Diorio's family camps, so they are prepared with lanterns, blankets and a generator to keep food fresh in case they lose power.
Anderson, who is a veteran of hurricanes at this point, knows how to get through the storm.
"I hope everyone stays safe," she said.
Copyright 2012 Raycom News Network. All rights reserved.
Monday, August 11 2014 10:19 PM EDT2014-08-12 02:19:42 GMT
The storm-beaten seaside communities on Hawaii's Big Island are fighting to restore electricity and running water - and likely deciding who will hold the state's U.S. Senate seat.More >
Robert Gavel was too busy Monday helping a crew repair a home savaged by Tropical Storm Iselle to consider that his hard-hit community on Hawaii's Big Island would likely decide who would become the state's next...More >
Sunday, August 10 2014 7:56 PM EDT2014-08-10 23:56:44 GMT
His generator whirring at top speed, Gene Lamkin used rain captured from Tropical Storm Iselle to wash his hair as he and thousands of others in a rural swath of the Big Island remained in the dark and unable to...More >
Sunshine and blue skies returned to parts of Hawaii on Sunday after days of heavy rain and gusting winds brought by Tropical Storm Iselle, the first to make landfall in more than two decades. A second storm in the Pacific,...More >
Sunday, August 10 2014 2:37 AM EDT2014-08-10 06:37:23 GMT
The one-two hurricane punch that was supposed to hit Hawaii is looking more like a jab and a missed left hook.More >
His generator whirring at top speed, Gene Lamkin used rain captured from Tropical Storm Iselle to wash his hair as he and thousands of others in a rural swath of the Big Island remained in the dark and unable to traverse...More >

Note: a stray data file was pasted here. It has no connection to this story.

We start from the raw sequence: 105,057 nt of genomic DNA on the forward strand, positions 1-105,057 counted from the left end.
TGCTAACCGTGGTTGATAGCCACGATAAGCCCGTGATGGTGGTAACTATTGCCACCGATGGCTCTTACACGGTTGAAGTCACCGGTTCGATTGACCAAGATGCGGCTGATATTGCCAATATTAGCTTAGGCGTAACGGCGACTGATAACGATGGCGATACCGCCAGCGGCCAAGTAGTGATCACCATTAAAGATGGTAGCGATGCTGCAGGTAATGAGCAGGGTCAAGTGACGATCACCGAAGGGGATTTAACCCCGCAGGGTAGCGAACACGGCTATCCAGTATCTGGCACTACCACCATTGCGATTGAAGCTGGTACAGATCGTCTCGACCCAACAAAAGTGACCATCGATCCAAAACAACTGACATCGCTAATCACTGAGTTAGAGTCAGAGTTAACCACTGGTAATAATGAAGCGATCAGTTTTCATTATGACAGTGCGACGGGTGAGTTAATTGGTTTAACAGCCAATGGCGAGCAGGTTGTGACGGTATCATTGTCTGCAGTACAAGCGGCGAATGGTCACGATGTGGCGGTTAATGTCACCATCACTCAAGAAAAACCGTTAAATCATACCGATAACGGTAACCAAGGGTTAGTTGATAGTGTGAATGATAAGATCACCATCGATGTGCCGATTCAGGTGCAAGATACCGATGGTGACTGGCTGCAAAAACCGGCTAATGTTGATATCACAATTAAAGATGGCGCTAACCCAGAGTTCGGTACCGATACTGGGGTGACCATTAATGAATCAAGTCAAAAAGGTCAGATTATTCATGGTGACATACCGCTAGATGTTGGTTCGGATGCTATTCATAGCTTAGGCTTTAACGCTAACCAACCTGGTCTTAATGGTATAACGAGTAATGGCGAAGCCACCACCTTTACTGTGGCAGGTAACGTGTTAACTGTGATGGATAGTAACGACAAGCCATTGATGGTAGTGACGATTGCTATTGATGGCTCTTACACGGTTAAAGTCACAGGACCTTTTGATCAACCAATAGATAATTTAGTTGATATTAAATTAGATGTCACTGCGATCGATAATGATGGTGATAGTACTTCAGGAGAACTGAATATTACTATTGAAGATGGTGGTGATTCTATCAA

Saturday, August 9 2014 1:35 AM EDT2014-08-09 05:35:32 GMT
Hawaii election officials were scrambling Friday to set up polling stations ahead of the state's primary election, which officials determined will go ahead as planned despite rain and winds from Tropical Storm...More >
Hawaii election officials were scrambling Friday to set up polling stations ahead of the state's primary election, which officials determined will go ahead as planned despite rain and winds from Tropical Storm Iselle...More >
Friday, August 8 2014 11:36 PM EDT2014-08-09 03:36:16 GMT
The National Weather Service has downgraded Iselle to a tropical storm.More >
As the first tropical storm to hit Hawaii in 22 years passed by the islands, some coffee farmers on the Big Island navigated flooded roads to assess damage to their crops Friday while residents and tourists wandered the...More >
Friday, August 8 2014 4:25 AM EDT2014-08-08 08:25:25 GMT
Iselle was supposed to weaken as it slowly trudged west across the Pacific. It didn't - and now Hawaii is poised to take its first direct hurricane hit in 22 years.More >
Barely holding on to hurricane strength, Iselle's outer edges brought rain and wind to Hawaii on Thursday as it approached landfall, poised to become the first hurricane or tropical storm to hit the island chain in 22...More >